Turkey's army has deployed anti-aircraft missile batteries all along the country's southern border with Syria, Israel Radio quoted the Turkish media as saying Monday.

According to the radio, Turkish television also said that American-made "Stinger" surface-to-air missiles were deployed in recent days on raised ground in the Hatay Province, in southern Turkey.

Meanwhile, CNN reported that a July 19 to Congress by Joint Chiefs Chairman Gen. Martin Dempsey listing U.S. assets in the Middle East includes Patriot missile defense batteries in Turkey. 

Turkish Prime Minister Recep Tayyip Erdogan has been a vocal critic of Syrian President Bashar Assad, a former ally. Erdogan, whose country has taken in more than 500,000 Syrian refugees fleeing more than two years of civil strife in their own country, has blasted Assad for his regime's military assaults on its own people.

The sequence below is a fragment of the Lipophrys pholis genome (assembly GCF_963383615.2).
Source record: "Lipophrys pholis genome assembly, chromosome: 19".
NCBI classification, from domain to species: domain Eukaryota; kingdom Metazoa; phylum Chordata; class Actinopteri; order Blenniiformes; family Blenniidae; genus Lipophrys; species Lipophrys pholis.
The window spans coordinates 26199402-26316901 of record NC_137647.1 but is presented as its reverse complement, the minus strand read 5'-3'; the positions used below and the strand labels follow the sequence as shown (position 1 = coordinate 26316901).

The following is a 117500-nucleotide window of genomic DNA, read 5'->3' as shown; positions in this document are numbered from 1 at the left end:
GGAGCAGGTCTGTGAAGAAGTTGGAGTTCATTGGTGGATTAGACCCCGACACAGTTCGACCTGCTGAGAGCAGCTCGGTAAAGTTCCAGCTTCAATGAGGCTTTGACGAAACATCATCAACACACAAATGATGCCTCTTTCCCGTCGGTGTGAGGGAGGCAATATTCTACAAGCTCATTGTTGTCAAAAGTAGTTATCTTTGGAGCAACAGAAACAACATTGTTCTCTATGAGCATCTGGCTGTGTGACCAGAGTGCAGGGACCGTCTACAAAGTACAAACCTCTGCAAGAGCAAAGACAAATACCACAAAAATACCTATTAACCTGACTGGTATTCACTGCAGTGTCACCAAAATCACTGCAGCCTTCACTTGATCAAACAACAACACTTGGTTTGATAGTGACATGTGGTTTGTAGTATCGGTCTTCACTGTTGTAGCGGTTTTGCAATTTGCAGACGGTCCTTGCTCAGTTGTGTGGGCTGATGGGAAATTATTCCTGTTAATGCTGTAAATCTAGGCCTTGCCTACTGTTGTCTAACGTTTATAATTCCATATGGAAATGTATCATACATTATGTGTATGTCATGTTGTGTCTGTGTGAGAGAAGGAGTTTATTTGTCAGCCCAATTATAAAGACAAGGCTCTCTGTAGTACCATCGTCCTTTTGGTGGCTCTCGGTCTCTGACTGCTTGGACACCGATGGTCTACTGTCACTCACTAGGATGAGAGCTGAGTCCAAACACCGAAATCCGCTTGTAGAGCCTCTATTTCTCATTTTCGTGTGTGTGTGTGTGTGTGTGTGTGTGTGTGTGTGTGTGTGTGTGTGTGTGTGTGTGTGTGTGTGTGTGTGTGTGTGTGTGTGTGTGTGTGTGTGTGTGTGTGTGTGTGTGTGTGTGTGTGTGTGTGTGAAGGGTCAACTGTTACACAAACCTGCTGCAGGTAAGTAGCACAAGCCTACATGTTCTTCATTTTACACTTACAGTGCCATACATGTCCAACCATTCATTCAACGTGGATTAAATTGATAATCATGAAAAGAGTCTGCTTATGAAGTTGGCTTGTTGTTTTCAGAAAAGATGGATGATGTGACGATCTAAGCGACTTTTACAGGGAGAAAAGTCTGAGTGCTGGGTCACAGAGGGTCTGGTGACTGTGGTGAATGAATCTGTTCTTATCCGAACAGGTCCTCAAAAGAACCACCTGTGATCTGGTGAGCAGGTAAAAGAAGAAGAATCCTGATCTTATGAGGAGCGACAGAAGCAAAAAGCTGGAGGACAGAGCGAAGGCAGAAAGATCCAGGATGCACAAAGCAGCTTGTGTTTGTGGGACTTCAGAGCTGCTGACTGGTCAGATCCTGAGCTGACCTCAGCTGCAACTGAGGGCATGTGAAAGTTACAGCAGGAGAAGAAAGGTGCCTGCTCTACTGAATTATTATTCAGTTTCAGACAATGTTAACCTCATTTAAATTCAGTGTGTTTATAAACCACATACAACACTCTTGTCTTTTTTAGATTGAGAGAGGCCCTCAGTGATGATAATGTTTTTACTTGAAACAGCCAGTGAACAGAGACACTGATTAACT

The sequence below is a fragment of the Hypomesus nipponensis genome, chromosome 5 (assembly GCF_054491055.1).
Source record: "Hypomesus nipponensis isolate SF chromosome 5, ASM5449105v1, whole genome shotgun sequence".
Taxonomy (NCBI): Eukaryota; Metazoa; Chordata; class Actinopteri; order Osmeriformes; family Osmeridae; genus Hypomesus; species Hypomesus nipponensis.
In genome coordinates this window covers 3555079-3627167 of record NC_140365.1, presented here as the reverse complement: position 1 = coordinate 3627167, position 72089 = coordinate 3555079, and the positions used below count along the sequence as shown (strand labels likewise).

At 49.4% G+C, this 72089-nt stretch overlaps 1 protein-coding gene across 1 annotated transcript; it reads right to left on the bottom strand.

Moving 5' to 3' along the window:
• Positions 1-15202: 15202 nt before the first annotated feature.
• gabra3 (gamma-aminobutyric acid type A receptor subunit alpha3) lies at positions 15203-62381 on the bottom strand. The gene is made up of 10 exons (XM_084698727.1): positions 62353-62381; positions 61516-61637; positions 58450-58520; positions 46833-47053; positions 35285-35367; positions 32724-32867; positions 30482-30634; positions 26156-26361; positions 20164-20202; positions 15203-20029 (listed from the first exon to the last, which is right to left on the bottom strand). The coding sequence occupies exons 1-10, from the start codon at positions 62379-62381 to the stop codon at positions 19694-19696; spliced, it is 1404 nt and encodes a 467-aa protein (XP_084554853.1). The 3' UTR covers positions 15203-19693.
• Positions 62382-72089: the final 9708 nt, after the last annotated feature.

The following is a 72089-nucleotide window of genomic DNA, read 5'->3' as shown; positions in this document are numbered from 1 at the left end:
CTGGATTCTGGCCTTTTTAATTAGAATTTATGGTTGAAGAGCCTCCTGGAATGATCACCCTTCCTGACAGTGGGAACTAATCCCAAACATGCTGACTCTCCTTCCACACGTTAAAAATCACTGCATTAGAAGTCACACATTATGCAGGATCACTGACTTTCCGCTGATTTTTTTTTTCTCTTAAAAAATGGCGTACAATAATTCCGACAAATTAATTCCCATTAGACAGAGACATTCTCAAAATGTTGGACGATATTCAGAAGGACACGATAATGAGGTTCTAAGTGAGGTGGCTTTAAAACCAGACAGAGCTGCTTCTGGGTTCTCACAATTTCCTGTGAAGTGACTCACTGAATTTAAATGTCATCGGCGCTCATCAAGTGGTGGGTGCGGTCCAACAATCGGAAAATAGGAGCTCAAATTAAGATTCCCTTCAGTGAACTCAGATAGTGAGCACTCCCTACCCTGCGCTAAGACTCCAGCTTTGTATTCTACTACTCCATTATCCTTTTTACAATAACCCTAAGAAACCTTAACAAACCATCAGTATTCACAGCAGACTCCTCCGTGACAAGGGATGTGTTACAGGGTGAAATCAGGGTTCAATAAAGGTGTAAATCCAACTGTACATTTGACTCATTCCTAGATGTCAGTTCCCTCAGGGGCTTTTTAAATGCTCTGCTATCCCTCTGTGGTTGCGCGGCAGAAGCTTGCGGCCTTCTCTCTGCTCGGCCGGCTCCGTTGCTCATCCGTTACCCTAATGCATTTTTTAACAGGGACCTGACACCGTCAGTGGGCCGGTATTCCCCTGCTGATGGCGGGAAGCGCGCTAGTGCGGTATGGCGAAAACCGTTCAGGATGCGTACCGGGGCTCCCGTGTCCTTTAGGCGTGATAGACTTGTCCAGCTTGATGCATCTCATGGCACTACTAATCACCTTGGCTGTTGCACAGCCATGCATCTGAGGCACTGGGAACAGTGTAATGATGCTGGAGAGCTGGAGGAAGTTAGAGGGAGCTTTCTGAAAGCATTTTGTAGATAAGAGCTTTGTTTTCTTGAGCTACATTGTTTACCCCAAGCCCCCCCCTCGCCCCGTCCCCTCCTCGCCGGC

US President Barack Obama has declared his intent to take military action against the Assad regime for its apparent use of chemical weapons, most recently in neighborhoods on the outskirts of Damascus on August 21.


Obama and his secretary of state John Kerry have been making a persistent case for military action both domestically and internationally. Key Assad ally, Russian President Vladimir Putin, has insisted that there is not sufficient proof of such attacks and has come out strongly against any American strike on Syrian soil.


The Turkish announcement comes on the heels of the revelation Sunday that Israel has deployed its own anti-missile defense system, Iron Dome, in the Jerusalem area for the first time. Both Israel and Turkey fear that they would be the target of retribution from Syria should Obama make good on his pledge to take punitive measures again the Assad regime.




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